Part of the problem is the word “coach” itself.
Taking a moment to think about the ways people use this term, an array of images come to mind. A sports coach. A management consultant. A wise teacher on life and purpose. An expert on leadership or communication who provides training on how to improve.
As the coaching style has become more desired in different professional settings, people have become more confused on what coaching actually is.
Who manages the process?
In coaching, the client is in the driver seat. The coach’s job is not to provide the answers or give expert advice about how to approach a situation. Coaching is based on the principle that all people are naturally creative, resourceful, and whole. The coach’s role is to be the facilitator of change, but not the one owning the change. Only you can make the change you need to make in your own life. What this looks like in coaching is blank.
- Your goals are the focus
- You set the agenda
- You determine what’s the best course of action
- You commit to the process
The coach’s role is to manage the process. Often the most important act the coach can do is hold up the mirror to reflect back what we are observing so you can see things more objectively.
Instead, the coach is present to be with the client, hold up a mirror to reflect back, and help the client to
Whether it is to find direction for a potential career shift, gain new skills in leadership, or develop creative capacity, coaching can be a transformative way to help you grow and make change. James Flaherty (2014) articulates the purpose of coaching well when he says:
“Coaching is a way of working with people that leaves them more competent and more fulfilled so that they are able to contribute to their organizations and find meaning in what they are doing.”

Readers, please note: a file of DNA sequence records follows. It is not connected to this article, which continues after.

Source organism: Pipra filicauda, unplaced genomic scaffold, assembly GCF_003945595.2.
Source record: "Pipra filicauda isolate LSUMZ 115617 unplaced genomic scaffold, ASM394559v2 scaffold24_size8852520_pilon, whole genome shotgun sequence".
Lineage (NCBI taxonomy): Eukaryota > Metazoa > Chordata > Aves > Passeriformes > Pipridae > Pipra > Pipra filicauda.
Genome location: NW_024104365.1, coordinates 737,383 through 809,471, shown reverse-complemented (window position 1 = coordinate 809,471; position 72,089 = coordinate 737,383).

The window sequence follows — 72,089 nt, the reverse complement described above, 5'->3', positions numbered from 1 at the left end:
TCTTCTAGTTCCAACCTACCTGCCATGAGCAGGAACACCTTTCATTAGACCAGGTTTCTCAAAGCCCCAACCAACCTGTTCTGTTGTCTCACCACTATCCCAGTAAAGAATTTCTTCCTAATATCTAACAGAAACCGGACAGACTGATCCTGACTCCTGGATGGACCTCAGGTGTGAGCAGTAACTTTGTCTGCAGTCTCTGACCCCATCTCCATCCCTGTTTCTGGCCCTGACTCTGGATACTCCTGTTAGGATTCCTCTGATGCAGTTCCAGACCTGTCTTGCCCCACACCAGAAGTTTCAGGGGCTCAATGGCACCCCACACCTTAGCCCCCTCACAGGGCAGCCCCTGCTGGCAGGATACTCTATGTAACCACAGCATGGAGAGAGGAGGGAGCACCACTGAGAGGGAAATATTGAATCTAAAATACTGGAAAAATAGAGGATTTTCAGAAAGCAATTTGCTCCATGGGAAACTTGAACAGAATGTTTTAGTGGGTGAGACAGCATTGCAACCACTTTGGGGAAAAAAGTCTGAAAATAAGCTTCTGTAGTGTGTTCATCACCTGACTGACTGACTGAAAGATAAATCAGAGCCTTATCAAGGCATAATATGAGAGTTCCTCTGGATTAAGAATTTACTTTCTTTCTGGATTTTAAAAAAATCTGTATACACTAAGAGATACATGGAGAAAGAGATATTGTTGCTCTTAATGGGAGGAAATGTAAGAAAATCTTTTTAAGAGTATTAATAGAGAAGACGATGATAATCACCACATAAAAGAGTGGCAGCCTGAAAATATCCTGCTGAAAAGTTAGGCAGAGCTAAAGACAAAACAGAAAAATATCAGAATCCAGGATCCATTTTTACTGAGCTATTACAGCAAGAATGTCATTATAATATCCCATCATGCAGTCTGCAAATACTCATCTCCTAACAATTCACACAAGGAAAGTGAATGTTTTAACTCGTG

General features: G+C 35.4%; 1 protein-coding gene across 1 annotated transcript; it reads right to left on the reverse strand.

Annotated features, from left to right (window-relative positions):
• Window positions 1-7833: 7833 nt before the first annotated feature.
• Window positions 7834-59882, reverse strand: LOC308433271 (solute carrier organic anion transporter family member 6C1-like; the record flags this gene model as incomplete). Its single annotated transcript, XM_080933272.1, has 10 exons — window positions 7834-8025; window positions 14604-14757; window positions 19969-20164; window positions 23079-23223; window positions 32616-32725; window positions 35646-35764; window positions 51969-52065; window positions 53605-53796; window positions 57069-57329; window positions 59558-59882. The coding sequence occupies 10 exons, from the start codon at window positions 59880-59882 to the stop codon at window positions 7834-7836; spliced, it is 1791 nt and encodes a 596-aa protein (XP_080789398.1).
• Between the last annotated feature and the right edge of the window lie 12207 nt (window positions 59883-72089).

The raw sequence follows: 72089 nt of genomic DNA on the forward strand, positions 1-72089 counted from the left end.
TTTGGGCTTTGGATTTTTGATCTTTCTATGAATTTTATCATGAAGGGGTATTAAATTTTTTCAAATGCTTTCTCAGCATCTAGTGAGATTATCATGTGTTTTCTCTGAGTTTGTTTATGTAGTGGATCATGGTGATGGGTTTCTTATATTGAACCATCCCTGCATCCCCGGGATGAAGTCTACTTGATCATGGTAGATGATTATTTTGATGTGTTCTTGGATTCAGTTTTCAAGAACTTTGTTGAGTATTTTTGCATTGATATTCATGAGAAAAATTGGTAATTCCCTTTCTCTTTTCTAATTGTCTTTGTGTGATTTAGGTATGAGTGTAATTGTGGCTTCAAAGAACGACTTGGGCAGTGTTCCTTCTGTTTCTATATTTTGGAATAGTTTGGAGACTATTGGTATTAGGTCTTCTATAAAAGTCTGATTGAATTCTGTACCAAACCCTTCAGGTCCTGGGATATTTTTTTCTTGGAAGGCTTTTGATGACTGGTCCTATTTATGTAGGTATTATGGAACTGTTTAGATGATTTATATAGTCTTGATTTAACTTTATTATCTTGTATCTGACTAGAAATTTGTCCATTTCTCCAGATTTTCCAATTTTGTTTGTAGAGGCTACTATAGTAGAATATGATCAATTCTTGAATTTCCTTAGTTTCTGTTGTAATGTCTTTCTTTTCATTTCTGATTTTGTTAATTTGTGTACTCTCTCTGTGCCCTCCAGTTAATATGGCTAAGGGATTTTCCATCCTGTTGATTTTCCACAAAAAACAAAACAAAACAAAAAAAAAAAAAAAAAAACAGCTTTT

At its core, the purpose of coaching is growth and change. Among many things, coaching can help you:
- Identify goals
- Gain increased self-awareness
- Learn how to use talents and strengths
- Build new skills and behaviors
- Identify solutions and pathways for change previously unknown
- Make real change for yourself and your communities.
Coaching does not attempt to accomplish the same goals as therapy. In coaching, we do not diagnose or treat. We operate under the coactive coaching principle that you as the client are naturally creative, resourceful and whole. Furthermore, coaching does not attempt to tackle historical issues in your family or past, but instead it is action-oriented and focused on the present and future. Lastly, coaching is not about fixing you or forcing you into certain cultural style or personality. Though accountability and feedback are an essential component of the coaching relationship, you are in the driver’s seat. Coaching is about evoking potential and helping you identify your own capacity for growth.
I work with both individuals and teams, and my coaching boils down to this – I am here to help people unlock their potential.